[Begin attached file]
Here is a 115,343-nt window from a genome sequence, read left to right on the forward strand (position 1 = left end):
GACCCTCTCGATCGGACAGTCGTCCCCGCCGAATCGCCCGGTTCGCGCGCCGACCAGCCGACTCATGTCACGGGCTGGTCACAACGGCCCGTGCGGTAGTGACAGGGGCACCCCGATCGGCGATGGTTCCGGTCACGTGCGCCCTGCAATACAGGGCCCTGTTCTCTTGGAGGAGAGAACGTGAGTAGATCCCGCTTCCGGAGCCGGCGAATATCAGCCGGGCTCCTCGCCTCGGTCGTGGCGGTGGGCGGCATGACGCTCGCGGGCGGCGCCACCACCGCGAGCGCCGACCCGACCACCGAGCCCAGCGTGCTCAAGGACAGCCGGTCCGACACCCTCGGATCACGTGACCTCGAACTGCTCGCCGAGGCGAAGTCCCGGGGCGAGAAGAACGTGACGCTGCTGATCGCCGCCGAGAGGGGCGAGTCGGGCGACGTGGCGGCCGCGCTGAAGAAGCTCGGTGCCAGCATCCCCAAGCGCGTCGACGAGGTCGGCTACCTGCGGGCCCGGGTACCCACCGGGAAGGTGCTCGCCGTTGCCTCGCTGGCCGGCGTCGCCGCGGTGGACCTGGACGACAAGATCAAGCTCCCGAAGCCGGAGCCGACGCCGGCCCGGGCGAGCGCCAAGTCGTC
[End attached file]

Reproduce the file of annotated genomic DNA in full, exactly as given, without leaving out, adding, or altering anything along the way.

Here is a 115,343-nt window from a genome sequence, read left to right on the forward strand (position 1 = left end):
GACCCTCTCGATCGGACAGTCGTCCCCGCCGAATCGCCCGGTTCGCGCGCCGACCAGCCGACTCATGTCACGGGCTGGTCACAACGGCCCGTGCGGTAGTGACAGGGGCACCCCGATCGGCGATGGTTCCGGTCACGTGCGCCCTGCAATACAGGGCCCTGTTCTCTTGGAGGAGAGAACGTGAGTAGATCCCGCTTCCGGAGCCGGCGAATATCAGCCGGGCTCCTCGCCTCGGTCGTGGCGGTGGGCGGCATGACGCTCGCGGGCGGCGCCACCACCGCGAGCGCCGACCCGACCACCGAGCCCAGCGTGCTCAAGGACAGCCGGTCCGACACCCTCGGATCACGTGACCTCGAACTGCTCGCCGAGGCGAAGTCCCGGGGCGAGAAGAACGTGACGCTGCTGATCGCCGCCGAGAGGGGCGAGTCGGGCGACGTGGCGGCCGCGCTGAAGAAGCTCGGTGCCAGCATCCCCAAGCGCGTCGACGAGGTCGGCTACCTGCGGGCCCGGGTACCCACCGGGAAGGTGCTCGCCGTTGCCTCGCTGGCCGGCGTCGCCGCGGTGGACCTGGACGACAAGATCAAGCTCCCGAAGCCGGAGCCGACGCCGGCCCGGGCGAGCGCCAAGTCGTC